AI researchers call for more hindsight

Artificial intelligence (AI) is a complex field in which many technology companies are pinning their hopes. As tech advances become ever more impressive, researchers are urging companies to lower their expectations to be fairer and more ethical. That’s according to the Wall Street Journal in a study published on June 29th.

The awakening of artificial intelligence

Such is the case with LamDA, one of Google’s flagship AIs known for successfully having complex conversations with humans while impersonating an entity, which alarmed ethics researchers in early June. Blake Lemoine, a software engineer at Alphabet, Google’s parent company, said that this AI he was working on had a conscience. In particular, she would have asked for a right of consent for the research that she is the subject of. After extensive research by a hundred researchers and engineers, Google has refuted the words of its former employee, who has been on leave since June 6 following the case.

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This passion for AIs being able to meticulously replicate human behavior is driving some companies to exaggerate their AI’s capabilities. This may change regulators’ perception of the reliability of these technologies.

Oren Etzioni, executive director of the Allen Institute for Artificial Intelligence, a Seattle-based artificial intelligence research institute, told the Wall Street Journal the ” We are no longer objective “. In his opinion, this lack of objectivity is noticeable in the decisions that are made when a scandal erupts.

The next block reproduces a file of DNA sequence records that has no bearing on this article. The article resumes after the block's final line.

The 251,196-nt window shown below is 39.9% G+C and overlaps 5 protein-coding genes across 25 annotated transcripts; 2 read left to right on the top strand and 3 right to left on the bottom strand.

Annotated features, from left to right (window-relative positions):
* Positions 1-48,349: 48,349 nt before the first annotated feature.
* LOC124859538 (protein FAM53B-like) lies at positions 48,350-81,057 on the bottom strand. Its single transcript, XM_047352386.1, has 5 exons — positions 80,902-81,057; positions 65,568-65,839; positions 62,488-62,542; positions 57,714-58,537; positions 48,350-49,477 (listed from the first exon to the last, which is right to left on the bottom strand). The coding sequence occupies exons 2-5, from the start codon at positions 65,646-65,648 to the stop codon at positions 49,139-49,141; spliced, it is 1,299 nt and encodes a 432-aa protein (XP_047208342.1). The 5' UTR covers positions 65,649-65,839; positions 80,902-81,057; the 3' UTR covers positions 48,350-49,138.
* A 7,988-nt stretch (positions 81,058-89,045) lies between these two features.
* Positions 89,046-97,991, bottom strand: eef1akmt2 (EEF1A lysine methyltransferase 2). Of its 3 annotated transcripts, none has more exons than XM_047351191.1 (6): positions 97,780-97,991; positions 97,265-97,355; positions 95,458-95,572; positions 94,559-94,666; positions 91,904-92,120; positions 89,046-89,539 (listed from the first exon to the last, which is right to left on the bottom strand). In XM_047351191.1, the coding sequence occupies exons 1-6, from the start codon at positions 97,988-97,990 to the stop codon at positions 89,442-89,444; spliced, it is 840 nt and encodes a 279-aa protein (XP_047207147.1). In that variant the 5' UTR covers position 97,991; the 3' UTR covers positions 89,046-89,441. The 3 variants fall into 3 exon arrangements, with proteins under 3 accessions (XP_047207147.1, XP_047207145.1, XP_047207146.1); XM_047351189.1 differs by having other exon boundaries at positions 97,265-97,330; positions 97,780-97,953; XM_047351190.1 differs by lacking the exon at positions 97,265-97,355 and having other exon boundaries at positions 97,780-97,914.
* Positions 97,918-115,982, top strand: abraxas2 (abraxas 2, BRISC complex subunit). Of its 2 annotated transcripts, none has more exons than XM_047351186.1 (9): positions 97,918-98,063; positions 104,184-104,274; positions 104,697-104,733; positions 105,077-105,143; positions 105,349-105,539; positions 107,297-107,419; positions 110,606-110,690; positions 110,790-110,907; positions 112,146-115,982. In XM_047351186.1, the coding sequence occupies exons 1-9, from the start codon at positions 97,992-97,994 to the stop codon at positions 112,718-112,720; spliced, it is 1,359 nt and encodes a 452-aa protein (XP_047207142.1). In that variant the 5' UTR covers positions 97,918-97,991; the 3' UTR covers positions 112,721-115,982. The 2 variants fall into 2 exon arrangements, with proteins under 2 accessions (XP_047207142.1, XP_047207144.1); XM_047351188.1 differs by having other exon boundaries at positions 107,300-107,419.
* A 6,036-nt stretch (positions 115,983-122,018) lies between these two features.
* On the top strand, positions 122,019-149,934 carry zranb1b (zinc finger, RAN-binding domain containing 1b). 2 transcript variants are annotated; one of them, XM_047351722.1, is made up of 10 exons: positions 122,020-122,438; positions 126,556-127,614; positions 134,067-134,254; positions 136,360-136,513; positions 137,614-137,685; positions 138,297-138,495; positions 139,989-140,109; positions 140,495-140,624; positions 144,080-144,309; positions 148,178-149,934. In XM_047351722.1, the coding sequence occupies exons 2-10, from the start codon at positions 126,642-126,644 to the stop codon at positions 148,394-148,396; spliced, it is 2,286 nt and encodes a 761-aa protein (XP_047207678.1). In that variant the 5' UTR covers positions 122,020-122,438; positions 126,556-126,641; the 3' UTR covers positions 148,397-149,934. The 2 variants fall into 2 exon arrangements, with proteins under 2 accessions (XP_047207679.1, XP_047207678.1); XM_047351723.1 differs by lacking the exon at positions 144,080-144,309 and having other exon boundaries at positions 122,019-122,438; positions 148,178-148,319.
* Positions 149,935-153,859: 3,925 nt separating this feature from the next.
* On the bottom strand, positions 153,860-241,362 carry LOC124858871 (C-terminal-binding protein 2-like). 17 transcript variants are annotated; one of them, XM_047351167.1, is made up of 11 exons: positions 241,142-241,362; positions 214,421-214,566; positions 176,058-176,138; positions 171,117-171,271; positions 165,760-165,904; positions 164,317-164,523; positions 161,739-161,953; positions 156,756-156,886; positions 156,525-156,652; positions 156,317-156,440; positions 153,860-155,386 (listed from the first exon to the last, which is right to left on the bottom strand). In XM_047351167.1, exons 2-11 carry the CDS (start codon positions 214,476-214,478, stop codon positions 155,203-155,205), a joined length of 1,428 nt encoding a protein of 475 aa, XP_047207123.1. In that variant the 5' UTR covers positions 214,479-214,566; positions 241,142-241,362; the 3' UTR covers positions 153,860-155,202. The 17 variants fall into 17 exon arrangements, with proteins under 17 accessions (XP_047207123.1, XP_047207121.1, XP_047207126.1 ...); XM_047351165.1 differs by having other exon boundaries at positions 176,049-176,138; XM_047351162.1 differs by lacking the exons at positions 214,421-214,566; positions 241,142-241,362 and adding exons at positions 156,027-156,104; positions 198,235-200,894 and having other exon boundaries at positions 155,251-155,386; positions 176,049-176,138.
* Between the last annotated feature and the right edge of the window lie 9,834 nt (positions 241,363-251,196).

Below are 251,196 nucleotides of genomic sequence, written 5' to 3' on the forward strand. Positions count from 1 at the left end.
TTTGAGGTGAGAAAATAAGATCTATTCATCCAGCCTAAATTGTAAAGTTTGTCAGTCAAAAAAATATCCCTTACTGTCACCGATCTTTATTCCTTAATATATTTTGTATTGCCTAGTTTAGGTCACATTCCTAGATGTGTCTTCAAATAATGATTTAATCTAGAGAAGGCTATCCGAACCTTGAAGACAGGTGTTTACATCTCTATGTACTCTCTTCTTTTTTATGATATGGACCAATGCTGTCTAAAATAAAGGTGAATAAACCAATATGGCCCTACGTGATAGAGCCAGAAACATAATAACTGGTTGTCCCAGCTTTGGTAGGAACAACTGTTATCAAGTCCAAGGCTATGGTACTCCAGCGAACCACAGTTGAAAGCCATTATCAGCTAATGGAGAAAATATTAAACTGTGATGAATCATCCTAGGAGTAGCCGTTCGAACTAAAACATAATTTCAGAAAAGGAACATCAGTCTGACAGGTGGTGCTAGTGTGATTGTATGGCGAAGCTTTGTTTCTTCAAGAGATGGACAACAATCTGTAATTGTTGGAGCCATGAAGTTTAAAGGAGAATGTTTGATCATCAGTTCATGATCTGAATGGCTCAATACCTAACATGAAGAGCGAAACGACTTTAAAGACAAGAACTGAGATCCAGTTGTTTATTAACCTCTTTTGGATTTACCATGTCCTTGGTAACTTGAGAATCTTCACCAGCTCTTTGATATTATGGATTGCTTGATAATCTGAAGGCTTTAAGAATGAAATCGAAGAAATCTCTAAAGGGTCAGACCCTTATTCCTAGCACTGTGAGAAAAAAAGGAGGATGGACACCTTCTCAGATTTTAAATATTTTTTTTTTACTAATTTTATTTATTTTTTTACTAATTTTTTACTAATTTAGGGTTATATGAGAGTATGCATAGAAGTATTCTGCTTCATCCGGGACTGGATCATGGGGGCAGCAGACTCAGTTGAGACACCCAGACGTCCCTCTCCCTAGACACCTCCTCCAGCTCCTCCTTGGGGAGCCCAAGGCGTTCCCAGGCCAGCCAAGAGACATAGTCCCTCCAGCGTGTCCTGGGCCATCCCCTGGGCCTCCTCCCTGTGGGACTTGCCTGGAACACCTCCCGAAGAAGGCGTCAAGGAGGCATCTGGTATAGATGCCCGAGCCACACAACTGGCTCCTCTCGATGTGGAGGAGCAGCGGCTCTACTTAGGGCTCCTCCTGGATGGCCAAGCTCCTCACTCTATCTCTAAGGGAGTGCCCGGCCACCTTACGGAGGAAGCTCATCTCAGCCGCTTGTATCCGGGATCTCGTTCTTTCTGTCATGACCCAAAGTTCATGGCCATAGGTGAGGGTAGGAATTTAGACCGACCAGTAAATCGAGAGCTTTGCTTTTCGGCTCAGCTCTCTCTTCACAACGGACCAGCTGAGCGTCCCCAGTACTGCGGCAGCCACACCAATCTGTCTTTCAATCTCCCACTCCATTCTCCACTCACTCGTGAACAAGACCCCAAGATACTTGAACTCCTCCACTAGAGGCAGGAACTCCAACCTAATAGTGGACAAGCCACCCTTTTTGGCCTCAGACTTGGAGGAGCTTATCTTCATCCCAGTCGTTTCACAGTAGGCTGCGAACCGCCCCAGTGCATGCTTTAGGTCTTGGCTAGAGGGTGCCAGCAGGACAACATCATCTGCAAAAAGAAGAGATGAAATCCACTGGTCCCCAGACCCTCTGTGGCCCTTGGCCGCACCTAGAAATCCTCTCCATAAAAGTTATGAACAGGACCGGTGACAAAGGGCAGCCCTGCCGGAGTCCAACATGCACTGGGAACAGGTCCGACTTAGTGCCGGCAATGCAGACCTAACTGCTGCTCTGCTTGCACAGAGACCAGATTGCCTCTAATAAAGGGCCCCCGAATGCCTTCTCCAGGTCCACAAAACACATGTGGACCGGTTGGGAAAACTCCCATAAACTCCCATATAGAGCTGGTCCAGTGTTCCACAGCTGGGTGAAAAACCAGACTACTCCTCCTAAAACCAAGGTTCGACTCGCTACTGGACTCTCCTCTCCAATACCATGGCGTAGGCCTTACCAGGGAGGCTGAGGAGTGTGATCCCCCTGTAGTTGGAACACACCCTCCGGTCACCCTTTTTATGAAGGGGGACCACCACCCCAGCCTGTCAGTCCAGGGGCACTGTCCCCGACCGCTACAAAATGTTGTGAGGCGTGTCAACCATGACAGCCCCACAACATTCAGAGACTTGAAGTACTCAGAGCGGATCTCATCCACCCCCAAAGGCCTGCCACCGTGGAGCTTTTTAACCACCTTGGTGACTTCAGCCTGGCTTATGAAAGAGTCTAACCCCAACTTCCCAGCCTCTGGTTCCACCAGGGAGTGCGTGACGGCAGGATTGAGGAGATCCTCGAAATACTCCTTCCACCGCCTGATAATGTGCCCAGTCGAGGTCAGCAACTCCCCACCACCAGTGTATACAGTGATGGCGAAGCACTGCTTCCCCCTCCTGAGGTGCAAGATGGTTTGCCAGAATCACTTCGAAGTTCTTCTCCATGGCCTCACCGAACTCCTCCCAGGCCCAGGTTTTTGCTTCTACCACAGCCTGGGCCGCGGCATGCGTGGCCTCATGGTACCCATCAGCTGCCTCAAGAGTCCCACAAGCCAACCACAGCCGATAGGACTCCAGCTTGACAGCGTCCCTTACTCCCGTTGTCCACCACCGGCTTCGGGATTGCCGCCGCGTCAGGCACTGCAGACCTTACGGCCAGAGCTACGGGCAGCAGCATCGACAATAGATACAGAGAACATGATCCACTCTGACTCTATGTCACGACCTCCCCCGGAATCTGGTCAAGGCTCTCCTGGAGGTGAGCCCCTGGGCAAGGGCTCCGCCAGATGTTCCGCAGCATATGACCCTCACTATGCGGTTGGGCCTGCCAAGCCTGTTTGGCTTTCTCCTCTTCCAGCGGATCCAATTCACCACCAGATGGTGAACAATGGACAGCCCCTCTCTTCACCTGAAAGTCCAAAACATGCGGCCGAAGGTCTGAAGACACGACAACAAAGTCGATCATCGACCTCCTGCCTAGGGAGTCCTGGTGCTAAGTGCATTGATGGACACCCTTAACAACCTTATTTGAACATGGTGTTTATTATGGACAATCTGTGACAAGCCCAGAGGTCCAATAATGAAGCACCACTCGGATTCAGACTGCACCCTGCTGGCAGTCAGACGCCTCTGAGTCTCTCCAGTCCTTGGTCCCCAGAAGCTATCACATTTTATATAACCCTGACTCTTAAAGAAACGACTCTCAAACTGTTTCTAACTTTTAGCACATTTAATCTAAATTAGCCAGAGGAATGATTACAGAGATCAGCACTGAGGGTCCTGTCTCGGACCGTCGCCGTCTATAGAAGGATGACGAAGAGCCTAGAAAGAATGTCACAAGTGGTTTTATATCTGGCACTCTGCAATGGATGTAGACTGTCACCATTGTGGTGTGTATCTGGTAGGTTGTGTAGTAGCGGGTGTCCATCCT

ethics and AI

Several people have already warned about the ethical dangers of artificial intelligence. In late 2020, Timnit Gebru, co-head of Google’s AI ethics department, was abruptly fired after conducting a study that revealed weaknesses in an AI technology powering the company’s famed search engine. She was joined two months later by Margaret Mitchell, who held the same position. The latter was fired after writing a paper pointing out how Google sold its AI to its shareholders as “the best in the world”.

In their last article written as collaborators, the two researchers clarified that AI technologies have the ability to cause harm due to their similar abilities to humans. These rushed layoffs led to the resignation of another Google executive, Samy Bengio, in April 2021.” stunned through the situation. He co-founded Google Brain, a division of Google dedicated to artificial intelligence.

While AIs are primarily used by companies to collect user data or facilitate research, some are taking the concept further. At the beginning of the pandemic, IBM had received a proposal to develop an AI capable of identifying a feverish and masked person. An offer that was rejected by the company as being too intrusive and disproportionate.

Other ambitious projects were also abandoned. In 2015, Google used AI to analyze emotions such as joy, anger, surprise or sadness. Taking into account other emotions, the company’s ethics committee, the Advanced Technology Review Council, decided not to proceed with the study. Its members felt that facial cues can vary from culture to culture and that the likelihood of bias is too great. More recently, Microsoft decided to restrict Custom Neural Voice, its speech impersonation software, for fear that people’s voices would be used without their consent.

World authorities are questioning the ethics of AI. In November 2021, UNESCO adopted the first convention on the ethics of artificial intelligence. This requires companies in the tech sector to be transparent about their research and the operation of their AI. Their goal is to give individuals more control by giving them the power to control their personal information.

For its part, the European Union is striving for a legal framework for artificial intelligence. The European Parliament’s special committee on artificial intelligence in the digital age met last March to set minimum standards for the responsible use of this technology. She is particularly interested in the security of citizens, their right to privacy and data protection.

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